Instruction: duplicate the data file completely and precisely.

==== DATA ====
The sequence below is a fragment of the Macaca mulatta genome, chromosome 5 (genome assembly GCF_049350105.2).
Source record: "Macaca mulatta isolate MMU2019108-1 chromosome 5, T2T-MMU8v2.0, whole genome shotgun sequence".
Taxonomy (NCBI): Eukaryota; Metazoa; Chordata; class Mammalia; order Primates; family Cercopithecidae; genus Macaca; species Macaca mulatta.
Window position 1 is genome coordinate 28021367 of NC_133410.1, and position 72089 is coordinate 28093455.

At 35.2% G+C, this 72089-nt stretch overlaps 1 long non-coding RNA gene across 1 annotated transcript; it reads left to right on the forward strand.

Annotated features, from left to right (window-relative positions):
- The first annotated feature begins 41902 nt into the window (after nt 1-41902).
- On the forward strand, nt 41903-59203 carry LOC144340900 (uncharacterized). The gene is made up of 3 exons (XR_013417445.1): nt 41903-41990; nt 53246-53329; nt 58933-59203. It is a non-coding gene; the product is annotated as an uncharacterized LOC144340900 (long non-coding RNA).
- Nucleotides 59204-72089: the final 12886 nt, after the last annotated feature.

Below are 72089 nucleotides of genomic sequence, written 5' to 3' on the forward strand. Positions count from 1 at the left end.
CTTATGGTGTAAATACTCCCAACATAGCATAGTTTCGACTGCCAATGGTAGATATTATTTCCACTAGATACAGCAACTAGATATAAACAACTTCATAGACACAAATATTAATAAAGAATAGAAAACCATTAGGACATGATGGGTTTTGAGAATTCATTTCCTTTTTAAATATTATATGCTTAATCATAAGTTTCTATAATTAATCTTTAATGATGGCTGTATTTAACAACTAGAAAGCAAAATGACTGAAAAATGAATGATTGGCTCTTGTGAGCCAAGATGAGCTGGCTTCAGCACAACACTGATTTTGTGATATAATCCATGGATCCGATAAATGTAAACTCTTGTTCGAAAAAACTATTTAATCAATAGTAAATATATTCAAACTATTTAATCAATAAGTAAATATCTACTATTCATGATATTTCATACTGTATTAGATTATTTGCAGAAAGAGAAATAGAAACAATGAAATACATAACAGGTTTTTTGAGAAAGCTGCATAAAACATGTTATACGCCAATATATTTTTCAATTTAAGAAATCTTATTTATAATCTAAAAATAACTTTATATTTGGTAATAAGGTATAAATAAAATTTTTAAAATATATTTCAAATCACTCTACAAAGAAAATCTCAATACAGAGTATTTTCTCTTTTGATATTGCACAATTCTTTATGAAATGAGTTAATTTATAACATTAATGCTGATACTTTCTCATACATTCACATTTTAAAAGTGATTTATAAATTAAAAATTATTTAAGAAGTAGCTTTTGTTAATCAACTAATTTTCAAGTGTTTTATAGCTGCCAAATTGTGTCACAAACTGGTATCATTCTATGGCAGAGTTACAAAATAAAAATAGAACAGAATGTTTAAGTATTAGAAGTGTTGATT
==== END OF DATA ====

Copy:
The sequence below is a fragment of the Macaca mulatta genome, chromosome 5 (genome assembly GCF_049350105.2).
Source record: "Macaca mulatta isolate MMU2019108-1 chromosome 5, T2T-MMU8v2.0, whole genome shotgun sequence".
Taxonomy (NCBI): Eukaryota; Metazoa; Chordata; class Mammalia; order Primates; family Cercopithecidae; genus Macaca; species Macaca mulatta.
Window position 1 is genome coordinate 28021367 of NC_133410.1, and position 72089 is coordinate 28093455.

At 35.2% G+C, this 72089-nt stretch overlaps 1 long non-coding RNA gene across 1 annotated transcript; it reads left to right on the forward strand.

Annotated features, from left to right (window-relative positions):
- The first annotated feature begins 41902 nt into the window (after nt 1-41902).
- On the forward strand, nt 41903-59203 carry LOC144340900 (uncharacterized). The gene is made up of 3 exons (XR_013417445.1): nt 41903-41990; nt 53246-53329; nt 58933-59203. It is a non-coding gene; the product is annotated as an uncharacterized LOC144340900 (long non-coding RNA).
- Nucleotides 59204-72089: the final 12886 nt, after the last annotated feature.

Below are 72089 nucleotides of genomic sequence, written 5' to 3' on the forward strand. Positions count from 1 at the left end.
CTTATGGTGTAAATACTCCCAACATAGCATAGTTTCGACTGCCAATGGTAGATATTATTTCCACTAGATACAGCAACTAGATATAAACAACTTCATAGACACAAATATTAATAAAGAATAGAAAACCATTAGGACATGATGGGTTTTGAGAATTCATTTCCTTTTTAAATATTATATGCTTAATCATAAGTTTCTATAATTAATCTTTAATGATGGCTGTATTTAACAACTAGAAAGCAAAATGACTGAAAAATGAATGATTGGCTCTTGTGAGCCAAGATGAGCTGGCTTCAGCACAACACTGATTTTGTGATATAATCCATGGATCCGATAAATGTAAACTCTTGTTCGAAAAAACTATTTAATCAATAGTAAATATATTCAAACTATTTAATCAATAAGTAAATATCTACTATTCATGATATTTCATACTGTATTAGATTATTTGCAGAAAGAGAAATAGAAACAATGAAATACATAACAGGTTTTTTGAGAAAGCTGCATAAAACATGTTATACGCCAATATATTTTTCAATTTAAGAAATCTTATTTATAATCTAAAAATAACTTTATATTTGGTAATAAGGTATAAATAAAATTTTTAAAATATATTTCAAATCACTCTACAAAGAAAATCTCAATACAGAGTATTTTCTCTTTTGATATTGCACAATTCTTTATGAAATGAGTTAATTTATAACATTAATGCTGATACTTTCTCATACATTCACATTTTAAAAGTGATTTATAAATTAAAAATTATTTAAGAAGTAGCTTTTGTTAATCAACTAATTTTCAAGTGTTTTATAGCTGCCAAATTGTGTCACAAACTGGTATCATTCTATGGCAGAGTTACAAAATAAAAATAGAACAGAATGTTTAAGTATTAGAAGTGTTGATT